When faced with difficulties they bring out their best, knowing that lessons can always be learned from every situation, from the simplest to the most challenging. This ability we can call RESILIENCE. The term resilience is often used somewhat simplistically as a synonym for endurance.

    In this sense, however, it would indicate passivity in the acceptance of events, whereas resilience expresses a dynamic concept that indicates above all the plasticity, the elasticity with which an athlete faces adversity.

    Instead of suffering, the resilient player seeks to change not so much the reality, which often cannot be changed, but the way of experiencing it, with the aim of drawing something positive from even the most arduous situations.

    A "resilient" athlete continually tries to find solutions, maintains a positive attitude both during training or a match and when obstacles arise in his or her sports career (serious injuries, long series of defeats, etc...).Tennis, can be a truly "unforgiving" sport; everything that happens during a match can be very "frustrating" and if we are not sufficiently "resilient"...

    we are unlikely to find a way to "bring home the matches."

  3. They accept feedback and learn from it. The rigid athlete sees things only from his or her own point of view and struggles to consider options-from their coach-that differ from their own.

    Knowing how to receive and welcome criticism is a very beneficial opportunity to learn about one's areas for improvement and to gain information toward which to direct one's growth strategy, while recognizing one's limitations and need for evolution.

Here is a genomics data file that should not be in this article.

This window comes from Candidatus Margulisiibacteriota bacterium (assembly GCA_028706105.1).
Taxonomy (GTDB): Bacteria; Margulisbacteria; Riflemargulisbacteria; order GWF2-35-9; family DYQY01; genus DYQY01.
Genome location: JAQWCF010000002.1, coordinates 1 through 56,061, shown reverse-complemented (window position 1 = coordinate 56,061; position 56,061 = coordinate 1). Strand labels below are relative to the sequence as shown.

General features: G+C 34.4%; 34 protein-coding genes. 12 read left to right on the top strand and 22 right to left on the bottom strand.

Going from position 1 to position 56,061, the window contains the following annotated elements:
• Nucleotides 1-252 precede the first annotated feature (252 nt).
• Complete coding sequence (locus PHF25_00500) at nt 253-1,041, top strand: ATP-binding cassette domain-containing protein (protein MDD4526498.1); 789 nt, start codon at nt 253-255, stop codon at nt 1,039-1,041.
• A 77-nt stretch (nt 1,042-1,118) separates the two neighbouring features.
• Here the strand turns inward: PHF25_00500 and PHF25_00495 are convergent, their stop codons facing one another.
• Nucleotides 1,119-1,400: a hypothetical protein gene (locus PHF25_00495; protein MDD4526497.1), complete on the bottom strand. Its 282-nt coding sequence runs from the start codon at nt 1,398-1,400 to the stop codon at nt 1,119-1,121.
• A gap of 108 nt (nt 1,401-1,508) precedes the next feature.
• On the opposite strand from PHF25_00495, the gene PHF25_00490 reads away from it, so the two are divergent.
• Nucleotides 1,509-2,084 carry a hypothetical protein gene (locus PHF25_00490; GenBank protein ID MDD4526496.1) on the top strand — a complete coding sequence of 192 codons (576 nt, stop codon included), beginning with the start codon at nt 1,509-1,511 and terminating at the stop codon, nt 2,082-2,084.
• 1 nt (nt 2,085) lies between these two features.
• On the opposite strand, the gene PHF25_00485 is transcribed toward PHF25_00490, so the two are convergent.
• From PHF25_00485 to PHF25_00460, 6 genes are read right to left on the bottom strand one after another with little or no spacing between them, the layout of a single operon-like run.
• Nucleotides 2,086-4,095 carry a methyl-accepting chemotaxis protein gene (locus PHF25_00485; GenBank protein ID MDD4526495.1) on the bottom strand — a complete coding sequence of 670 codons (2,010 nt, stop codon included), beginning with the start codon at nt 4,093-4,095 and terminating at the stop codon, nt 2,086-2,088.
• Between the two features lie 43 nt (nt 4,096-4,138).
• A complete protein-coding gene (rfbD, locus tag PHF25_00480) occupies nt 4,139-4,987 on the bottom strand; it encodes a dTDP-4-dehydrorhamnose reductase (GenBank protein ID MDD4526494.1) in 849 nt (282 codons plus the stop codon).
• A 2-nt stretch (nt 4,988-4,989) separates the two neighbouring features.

4. They take responsibility for their mistakes.

    They view mistakes as transient and as part of a learning process on the path to growth. When we take responsibility, we are able to intervene and change the error. If we continue to invest others in what happens on the field, we are unlikely to find different and effective solutions.

How can we improve ourselves?

With a developmental and growth-oriented mindset, as opposed to a rigid, ego-oriented mindset.

What does this mean? A player, whether beginner or professional, young or adult, will improve greatly over time if he or she is focused on developing his or her skills. We need to focus on the development-facing approach and place the importance of learning and improvement above winning and losing.

Instead of focusing on the end result, we should ask: What have I learned today? How can I improve my skills? How can I increase my passion? Let us remember that victory is with ourselves; the result is only a consequence of a performance built with dedication and constant commitment.

How can we train mental flexibility on the field?

  • Frequently changing opponents with different characteristics so that we have to adapt to different game situations.
  • Varying shots as much as possible during a point. Always playing the same type of ball will hardly create the conditions for making the point, also because we will risk putting our opponent on the ball.

    Variation equals unpredictability and difficulty in reading the game for our opponents.

  • Training in all weather conditions, against sun and with wind if we will play outdoors, try to play both in the daytime and in the evening when perhaps there is more humidity and the balls travel at a lower speed.

    Play with both old balls, therefore a bit more deflated, and new ones, to train sensitivity and modulate shot power.

  • We look for our worst enemy, the one we fear most and face him or her in a way that moves our limits forward and can deal with any kind of opponent.

    But let's also play with opponents we consider to be of a lower level than ours, to train the ability to stay focused even in the easiest situations.

All that remains is to try, good practice and good tennis to all!